‘Gaming disorder’ classified as mental health condition
June 24 2018 11:07 PM
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The latest action by the World Health Organisation (WHO) in announcing “gaming disorder” as a new mental health condition is immensely laudable. The step is truly in keeping with the times. Gaming disorder has been included in the 11th edition of its International Classification of Diseases (ICD), released last week. While proposing the new diagnosis to WHO’s decision-making body, the World Health Assembly, Dr Vladimir Poznyak, a member of WHO’s Department of Mental Health and Substance Abuse, said, WHO has followed “the trends, the developments, which have taken place in populations and in the professional field.”
A diagnosis standard, the ICD defines the universe of diseases, disorders, injuries and other related health conditions. Researchers use it to count deaths, diseases, injuries and symptoms, and doctors and other medical practitioners use it to diagnose disease and other conditions. In many cases, healthcare companies and insurers use the ICD as a basis for reimbursement. According to Poznyak, the expectation is that the classification of gaming disorder means health professionals and systems will be more “alerted to the existence of this condition” while boosting the possibility that “people who suffer from these conditions can get appropriate help.”
He said there are three major diagnostic features or characteristics of gaming disorder. The first is that the gaming behaviour takes precedence over other activities pushing the latter to the periphery. The second feature is impaired control of these behaviours. Even when the negative consequences occur, this behaviour continues or escalates. A diagnosis of gaming disorder, then, means that a “persistent or recurrent” behaviour pattern of “sufficient severity” has emerged, according to the ICD. A third feature is that the condition leads to significant distress and impairment in personal, family, social, educational or occupational functioning. The impact may include disturbed sleep patterns.
Overall, the main characteristics are “very similar” to the diagnostic features of substance use disorders and gambling disorder, Poznyak said. Gambling disorder “is another category of clinical conditions which are not associated with a psychoactive substance use but at the same time being considered as addictive as addictions.” For a diagnosis to be made, the negative pattern of behaviour must last at least 12 months. However, exceptions can be made when the other criteria are met and symptoms are severe enough.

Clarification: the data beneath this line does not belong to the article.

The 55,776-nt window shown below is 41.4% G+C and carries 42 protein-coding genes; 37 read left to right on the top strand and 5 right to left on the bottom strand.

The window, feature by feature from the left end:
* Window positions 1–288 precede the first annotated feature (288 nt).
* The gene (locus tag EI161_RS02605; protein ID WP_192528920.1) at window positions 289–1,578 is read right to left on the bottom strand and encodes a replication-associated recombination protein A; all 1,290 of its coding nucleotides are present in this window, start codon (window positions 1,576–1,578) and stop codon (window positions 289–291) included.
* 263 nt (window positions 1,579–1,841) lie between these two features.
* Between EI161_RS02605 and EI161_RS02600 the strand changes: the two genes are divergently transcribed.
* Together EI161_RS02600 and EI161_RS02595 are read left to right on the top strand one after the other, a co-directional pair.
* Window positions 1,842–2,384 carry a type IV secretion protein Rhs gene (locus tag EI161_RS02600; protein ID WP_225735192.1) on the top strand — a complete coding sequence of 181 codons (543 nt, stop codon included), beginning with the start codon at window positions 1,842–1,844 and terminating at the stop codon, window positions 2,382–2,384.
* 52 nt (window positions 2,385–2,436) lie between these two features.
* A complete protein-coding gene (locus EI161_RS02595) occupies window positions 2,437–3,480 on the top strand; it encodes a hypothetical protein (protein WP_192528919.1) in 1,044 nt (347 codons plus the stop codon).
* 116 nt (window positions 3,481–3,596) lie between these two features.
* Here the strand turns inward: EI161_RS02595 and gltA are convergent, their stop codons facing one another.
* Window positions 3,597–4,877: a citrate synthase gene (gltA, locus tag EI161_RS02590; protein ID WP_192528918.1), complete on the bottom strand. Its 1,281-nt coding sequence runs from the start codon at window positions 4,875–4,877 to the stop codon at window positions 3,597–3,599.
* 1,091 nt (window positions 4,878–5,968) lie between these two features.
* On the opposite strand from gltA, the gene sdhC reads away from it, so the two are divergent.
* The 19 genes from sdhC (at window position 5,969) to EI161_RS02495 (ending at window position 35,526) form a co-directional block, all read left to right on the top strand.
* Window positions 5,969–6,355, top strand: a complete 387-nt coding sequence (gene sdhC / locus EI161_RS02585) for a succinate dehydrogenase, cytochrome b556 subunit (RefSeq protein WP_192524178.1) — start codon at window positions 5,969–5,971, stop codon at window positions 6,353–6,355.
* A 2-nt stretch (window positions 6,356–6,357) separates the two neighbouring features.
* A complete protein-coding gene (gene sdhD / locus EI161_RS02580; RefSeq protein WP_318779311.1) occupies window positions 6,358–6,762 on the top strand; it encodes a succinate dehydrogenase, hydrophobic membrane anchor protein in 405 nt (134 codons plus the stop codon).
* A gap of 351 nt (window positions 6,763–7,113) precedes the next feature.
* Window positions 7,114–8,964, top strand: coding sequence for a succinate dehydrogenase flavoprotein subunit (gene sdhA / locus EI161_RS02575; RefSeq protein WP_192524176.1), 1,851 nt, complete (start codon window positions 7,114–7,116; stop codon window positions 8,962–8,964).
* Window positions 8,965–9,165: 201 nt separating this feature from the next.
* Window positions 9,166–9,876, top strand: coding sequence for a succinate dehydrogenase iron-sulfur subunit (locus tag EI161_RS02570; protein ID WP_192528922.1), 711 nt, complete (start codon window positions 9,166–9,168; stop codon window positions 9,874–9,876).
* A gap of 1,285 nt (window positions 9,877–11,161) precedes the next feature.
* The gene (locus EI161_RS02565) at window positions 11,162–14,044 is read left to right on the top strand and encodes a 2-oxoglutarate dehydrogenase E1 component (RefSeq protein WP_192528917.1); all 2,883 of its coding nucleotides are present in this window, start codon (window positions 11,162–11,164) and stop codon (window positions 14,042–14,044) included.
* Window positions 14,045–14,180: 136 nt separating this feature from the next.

“Millions of gamers around the world, even when it comes to the intense gaming, would never qualify as people suffering from gaming disorder,” Poznyak said, adding that the overall prevalence of this condition is “very low.” He stressed that gaming disorder is a clinical condition, and clinical diagnosis can be made only by health professionals properly trained to do that. Poznyak noted that the ICD does not make “prescriptions” in terms of insurance coverage or the development of health services – these decisions are made by national authorities – but “prevention and treatment interventions can help people to alleviate their suffering.”
Most interventions or treatments for gaming disorder are “based on the principles and methods of cognitive behavioural therapy,” he said. Different types of support may also be provided, including “psychosocial interventions: social support, understanding of the conditions, family support.” The therapy should be based on understanding the “nature of the behaviour and what can be done in order to improve the situation.” Prevention interventions may also be needed. Ultimately, WHO hopes that inclusion of gaming disorder in the classification will stimulate debate as well as further research and international collaboration.



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